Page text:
About me

Early years

I started tinkering with computers when I was 12. I was instantly hooked. It was the most wondrous thing that this little machine could do so many different things. I soon started teaching myself to program in BASIC. Mostly from magazines and books. No-one I knew could program, so there was no-one to ask for help. These days I'm the one getting asked for help.

After BASIC I learned Pascal. It was such a great leap forward. My first proper Pascal project was to create the Turtle Graphics program. I did it one school holiday. I think I was in standard 6 at the time

Then I met someone who actually did programming for a living. He introduced me to C. It was a very short trip to learn C, although it was a dangerous language. I still remember corrupting my Stacker TSR in DOS, and losing everything on the hard drive.

Of course, C++ was the next logical step. I can't tell you how at home I felt with Object Orientated Programming. It just felt right. This was when I wrote my first commercial application. My dad worked for Spoornet, and he needed a program to control stock in the stores. I wrote the program in Turbo C++, using the Paradox database. I was in standard 9 when I wrote the program (in 1991). They kept on running the program until 1999, and stopped using it, because it was not Y2K compliant. And after that they switched to SAP.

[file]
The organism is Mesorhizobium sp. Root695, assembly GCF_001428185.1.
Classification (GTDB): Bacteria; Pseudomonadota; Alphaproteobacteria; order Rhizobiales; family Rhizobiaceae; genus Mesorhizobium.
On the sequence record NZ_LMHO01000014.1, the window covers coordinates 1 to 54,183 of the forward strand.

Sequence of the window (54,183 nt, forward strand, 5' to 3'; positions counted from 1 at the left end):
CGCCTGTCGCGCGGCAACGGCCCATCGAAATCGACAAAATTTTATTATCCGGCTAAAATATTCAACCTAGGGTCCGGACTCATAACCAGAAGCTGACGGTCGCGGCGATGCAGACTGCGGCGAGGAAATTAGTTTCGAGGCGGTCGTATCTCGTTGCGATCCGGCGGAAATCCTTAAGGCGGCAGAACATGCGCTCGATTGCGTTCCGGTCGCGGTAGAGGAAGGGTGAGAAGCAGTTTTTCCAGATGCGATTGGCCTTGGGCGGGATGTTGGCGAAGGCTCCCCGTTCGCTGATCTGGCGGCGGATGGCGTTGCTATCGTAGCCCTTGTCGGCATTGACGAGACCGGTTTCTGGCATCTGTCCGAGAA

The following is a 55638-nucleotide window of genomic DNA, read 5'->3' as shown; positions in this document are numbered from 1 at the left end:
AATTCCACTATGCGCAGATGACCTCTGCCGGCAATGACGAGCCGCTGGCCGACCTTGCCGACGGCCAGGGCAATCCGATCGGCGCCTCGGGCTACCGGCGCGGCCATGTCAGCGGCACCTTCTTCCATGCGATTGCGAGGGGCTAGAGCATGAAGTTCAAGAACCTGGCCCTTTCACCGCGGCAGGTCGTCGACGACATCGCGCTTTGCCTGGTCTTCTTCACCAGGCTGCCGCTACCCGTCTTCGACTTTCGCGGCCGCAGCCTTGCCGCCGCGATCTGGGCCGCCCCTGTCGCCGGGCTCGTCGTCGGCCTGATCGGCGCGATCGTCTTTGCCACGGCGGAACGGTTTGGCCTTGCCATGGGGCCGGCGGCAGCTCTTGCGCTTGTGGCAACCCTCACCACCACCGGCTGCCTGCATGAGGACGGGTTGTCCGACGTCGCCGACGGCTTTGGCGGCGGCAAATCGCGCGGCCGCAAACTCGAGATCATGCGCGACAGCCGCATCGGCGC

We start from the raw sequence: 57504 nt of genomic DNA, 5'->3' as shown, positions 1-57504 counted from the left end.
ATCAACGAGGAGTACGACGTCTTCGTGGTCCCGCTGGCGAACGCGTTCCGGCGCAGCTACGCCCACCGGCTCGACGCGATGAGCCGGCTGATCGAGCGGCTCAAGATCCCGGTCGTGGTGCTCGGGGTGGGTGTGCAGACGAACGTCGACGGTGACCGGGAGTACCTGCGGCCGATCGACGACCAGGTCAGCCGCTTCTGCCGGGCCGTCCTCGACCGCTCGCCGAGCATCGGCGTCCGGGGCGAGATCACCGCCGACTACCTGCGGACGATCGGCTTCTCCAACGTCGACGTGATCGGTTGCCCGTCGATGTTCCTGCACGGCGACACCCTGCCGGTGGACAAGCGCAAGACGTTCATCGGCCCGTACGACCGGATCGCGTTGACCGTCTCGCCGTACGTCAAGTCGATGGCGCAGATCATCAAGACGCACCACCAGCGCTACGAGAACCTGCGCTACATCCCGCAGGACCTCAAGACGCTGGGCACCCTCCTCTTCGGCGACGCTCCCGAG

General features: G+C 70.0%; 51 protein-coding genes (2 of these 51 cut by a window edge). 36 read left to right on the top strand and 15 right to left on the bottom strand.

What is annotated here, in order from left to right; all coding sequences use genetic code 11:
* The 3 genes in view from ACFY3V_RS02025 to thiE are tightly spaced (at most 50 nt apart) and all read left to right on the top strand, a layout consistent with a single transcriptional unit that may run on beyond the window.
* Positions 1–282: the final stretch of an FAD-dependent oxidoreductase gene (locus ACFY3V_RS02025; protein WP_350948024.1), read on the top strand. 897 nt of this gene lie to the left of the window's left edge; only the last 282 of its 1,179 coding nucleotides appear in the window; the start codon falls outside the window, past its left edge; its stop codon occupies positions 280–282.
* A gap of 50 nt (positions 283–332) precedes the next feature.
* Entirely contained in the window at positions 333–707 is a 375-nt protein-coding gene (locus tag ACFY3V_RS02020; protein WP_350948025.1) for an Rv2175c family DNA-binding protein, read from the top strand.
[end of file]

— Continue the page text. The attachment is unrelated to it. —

First jobs

After school I studied part time at Unisa, and took some jobs to pay for university. My first job was as a data capturer at a recruitment agency. It was good for me to see how IT systems were used in the real world. I also saw that I could write programs better then most "professionals".

Then I started at a consultancy as a support technician. I worked in a small team and supported a Point of Sale system for a large chain of book retailers. This was written in Clipper, and I did lots of small mods to make the customers happy.

First large project

One day my boss said that he wants to start his own business to write a Point of Sale system of his own. Immediately I was on-board. And so we started a new company. Young, and full of energy, we started developing the software.